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Spiritual, Moral, Cultural & Social Education

The school places a very high regard on the spiritual, moral, social and cultural development of every child. It is crucial for individual pupils and it is crucial for society as a whole. It is as the heart of what education is all about – helping pupils grow and develop as people. Within an ethos where everyone is valued and respected, we try to ensure that every opportunity is made available for pupils to develop spiritually, morally, socially and culturally:

Spiritually by:

  • giving pupils the opportunity to explore values and beliefs, including religious beliefs, and the way in which they affect peoples’ lives.
  • supporting pupils who already have religious beliefs, develop these beliefs in ways which are personal and relevant to them.
  • encouraging pupils to explore and develop what moves themselves and others.
  • encouraging pupils to reflect and learn from these reflections.
  • giving pupils the opportunity to understand human feelings and emotions, the way they affect people and how an understanding of them can be helpful.
  • working in a climate/ethos within which all pupils can grow and flourish, respect others and be respected.
  • celebrating difference and respecting the integrity of individuals.
  • using questioning to promote and value pupils’ questions and give them space for their own thoughts, ideas and concerns, helping them to make connections between aspects of their learning.

Morally by:

  • providing a clear moral code as a basis for behaviour which is promoted consistently through all aspects of the school.
  • promoting measures to prevent discrimination on the basis of race, religion, gender, sexual orientation, age and other criteria.
  • giving pupils opportunities across the curriculum to explore and develop moral concepts and values – for example, personal rights and responsibilities, truth, justice, equality of opportunity, right and wrong.
  • developing an open and safe learning environment in which pupils can express their views and practise moral decision-making.
  • addressing breaches of agreed moral codes where they arise – for example, in the press, on television and the internet as well as in school.
  • modelling, through the quality of relationships and interactions, the principles which they wish to promote – for example, fairness, integrity, respect for people, pupils’ welfare, respect for minority interests, resolution of conflict, keeping promises and contracts.
  • recognising and respecting the codes and morals of the different cultures represented in the school and wider community.
  • encouraging pupils to take responsibility for their actions; for example, respect for property, care of the environment, and developing codes of behaviour.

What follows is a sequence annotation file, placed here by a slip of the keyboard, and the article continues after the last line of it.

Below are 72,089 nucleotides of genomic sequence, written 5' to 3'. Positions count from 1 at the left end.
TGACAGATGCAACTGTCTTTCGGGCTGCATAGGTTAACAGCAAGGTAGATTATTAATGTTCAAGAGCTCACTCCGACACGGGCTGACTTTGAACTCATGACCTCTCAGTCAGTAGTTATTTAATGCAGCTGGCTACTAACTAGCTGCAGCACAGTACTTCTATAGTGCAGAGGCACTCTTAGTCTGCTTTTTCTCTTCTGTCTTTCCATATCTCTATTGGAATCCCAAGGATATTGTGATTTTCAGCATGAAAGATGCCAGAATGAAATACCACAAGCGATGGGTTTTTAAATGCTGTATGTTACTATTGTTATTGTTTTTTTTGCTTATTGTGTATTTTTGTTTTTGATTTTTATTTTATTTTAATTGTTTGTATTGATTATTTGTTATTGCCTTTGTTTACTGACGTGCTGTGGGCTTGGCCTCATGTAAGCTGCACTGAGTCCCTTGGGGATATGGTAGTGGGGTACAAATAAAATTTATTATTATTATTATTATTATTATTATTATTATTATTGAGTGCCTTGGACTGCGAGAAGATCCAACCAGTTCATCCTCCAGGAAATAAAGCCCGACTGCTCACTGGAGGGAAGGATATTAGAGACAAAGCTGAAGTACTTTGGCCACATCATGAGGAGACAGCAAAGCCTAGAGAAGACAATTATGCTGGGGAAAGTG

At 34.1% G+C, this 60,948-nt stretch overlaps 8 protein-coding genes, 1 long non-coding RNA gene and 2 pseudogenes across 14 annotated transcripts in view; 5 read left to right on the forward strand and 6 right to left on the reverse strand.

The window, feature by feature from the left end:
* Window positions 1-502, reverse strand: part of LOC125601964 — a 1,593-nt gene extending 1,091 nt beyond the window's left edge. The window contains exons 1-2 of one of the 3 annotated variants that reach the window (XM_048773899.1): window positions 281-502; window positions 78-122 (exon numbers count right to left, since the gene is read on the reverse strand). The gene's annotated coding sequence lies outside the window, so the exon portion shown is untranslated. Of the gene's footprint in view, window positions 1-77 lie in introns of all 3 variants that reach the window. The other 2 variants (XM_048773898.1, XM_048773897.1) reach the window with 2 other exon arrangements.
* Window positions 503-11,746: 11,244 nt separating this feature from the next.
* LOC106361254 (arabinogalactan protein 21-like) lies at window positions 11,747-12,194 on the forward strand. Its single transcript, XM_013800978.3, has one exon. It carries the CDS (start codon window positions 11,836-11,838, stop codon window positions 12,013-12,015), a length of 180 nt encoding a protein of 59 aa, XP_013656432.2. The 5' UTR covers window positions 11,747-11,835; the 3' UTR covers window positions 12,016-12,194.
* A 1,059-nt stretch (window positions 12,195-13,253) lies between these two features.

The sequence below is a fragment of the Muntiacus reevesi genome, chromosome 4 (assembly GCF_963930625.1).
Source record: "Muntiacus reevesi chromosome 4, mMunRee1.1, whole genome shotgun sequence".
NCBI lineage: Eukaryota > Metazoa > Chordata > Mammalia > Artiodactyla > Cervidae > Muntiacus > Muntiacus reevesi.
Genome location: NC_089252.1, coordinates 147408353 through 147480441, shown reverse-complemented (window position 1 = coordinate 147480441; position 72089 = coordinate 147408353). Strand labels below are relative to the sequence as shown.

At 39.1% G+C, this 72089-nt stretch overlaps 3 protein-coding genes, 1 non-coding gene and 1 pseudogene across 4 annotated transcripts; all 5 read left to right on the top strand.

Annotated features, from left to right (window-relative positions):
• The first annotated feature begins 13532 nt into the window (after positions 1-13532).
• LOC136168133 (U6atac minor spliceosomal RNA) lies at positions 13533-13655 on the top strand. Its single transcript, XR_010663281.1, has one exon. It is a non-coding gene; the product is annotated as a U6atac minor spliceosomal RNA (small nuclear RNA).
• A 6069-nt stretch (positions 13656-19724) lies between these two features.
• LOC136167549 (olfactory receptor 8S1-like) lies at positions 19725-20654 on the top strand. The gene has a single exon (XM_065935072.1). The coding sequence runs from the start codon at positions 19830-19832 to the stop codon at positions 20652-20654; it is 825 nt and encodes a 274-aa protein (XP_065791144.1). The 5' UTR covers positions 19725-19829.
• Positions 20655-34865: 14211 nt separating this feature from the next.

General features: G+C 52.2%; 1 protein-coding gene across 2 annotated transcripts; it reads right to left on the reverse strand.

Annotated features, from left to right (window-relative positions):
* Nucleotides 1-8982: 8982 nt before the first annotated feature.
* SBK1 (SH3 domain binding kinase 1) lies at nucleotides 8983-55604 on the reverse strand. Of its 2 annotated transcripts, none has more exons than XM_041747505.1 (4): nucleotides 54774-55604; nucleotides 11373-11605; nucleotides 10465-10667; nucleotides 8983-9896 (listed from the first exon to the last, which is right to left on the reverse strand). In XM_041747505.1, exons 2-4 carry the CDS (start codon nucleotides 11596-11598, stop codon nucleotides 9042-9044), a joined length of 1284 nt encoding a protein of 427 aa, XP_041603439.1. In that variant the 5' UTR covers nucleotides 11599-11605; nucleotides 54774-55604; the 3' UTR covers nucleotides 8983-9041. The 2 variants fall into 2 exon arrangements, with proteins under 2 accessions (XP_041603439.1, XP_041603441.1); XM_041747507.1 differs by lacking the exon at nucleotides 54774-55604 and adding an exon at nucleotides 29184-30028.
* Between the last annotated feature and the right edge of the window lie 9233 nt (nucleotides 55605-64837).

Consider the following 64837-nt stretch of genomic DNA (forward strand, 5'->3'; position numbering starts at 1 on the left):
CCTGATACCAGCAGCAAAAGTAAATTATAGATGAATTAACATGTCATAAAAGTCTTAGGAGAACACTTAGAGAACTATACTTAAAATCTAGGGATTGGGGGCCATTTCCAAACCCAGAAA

• providing models of moral virtue through literature, humanities, sciences, arts, assemblies and acts of worship.
  • reinforcing the school’s values through images, posters, classroom displays, screensavers, exhibitions.

Socially by:

  • identifying key values and principles on which school and community life is based.
  • fostering a sense of community, with common, inclusive values which ensure that everyone, irrespective of ethnic origin, nationality, gender, ability, sexual orientation and religion can flourish.
  • encouraging pupils to work co-operatively and to recognise and respect social differences and similarities.
  • providing positive corporate experiences – for example, through assemblies, team activities, residential experiences, school productions.
  • helping pupils develop personal qualities which are valued in a civilised society, for example, thoughtfulness, honesty, respect for difference, moral principles, independence, inter-dependence, self-respect.
  • helping pupils to challenge, when necessary and in appropriate ways, the values of a group or wider community.
  • helping pupils resolve tensions between their own aspirations and those of the group or wider society.
  • providing opportunities for engaging in the democratic process and participating in community life.
  • providing opportunities for pupils to exercise leadership and responsibility.
  • providing positive and effective links with the world of work and the wider community.

Culturally by:

  • providing opportunities for pupils to explore their own cultural assumptions and values.
  • extending pupils’ knowledge and use of cultural imagery and language.
  • recognising and nurturing particular gifts and talents.
  • providing opportunities for pupils to participate in literature, drama, music, art, crafts and other cultural events and encouraging pupils to reflect on their significance.
  • developing partnerships with outside agencies and individuals to extend pupils’ cultural awareness, for example, theatre, museum, concert and gallery visits, artists.
  • reinforcing the school’s cultural values through displays, posters, exhibitions, etc.

These aspects of a child’s development are given an extremely high priority, permeating everything we do and enjoy at school. They run throughout the whole curriculum and underpin the school’s ethos and values.

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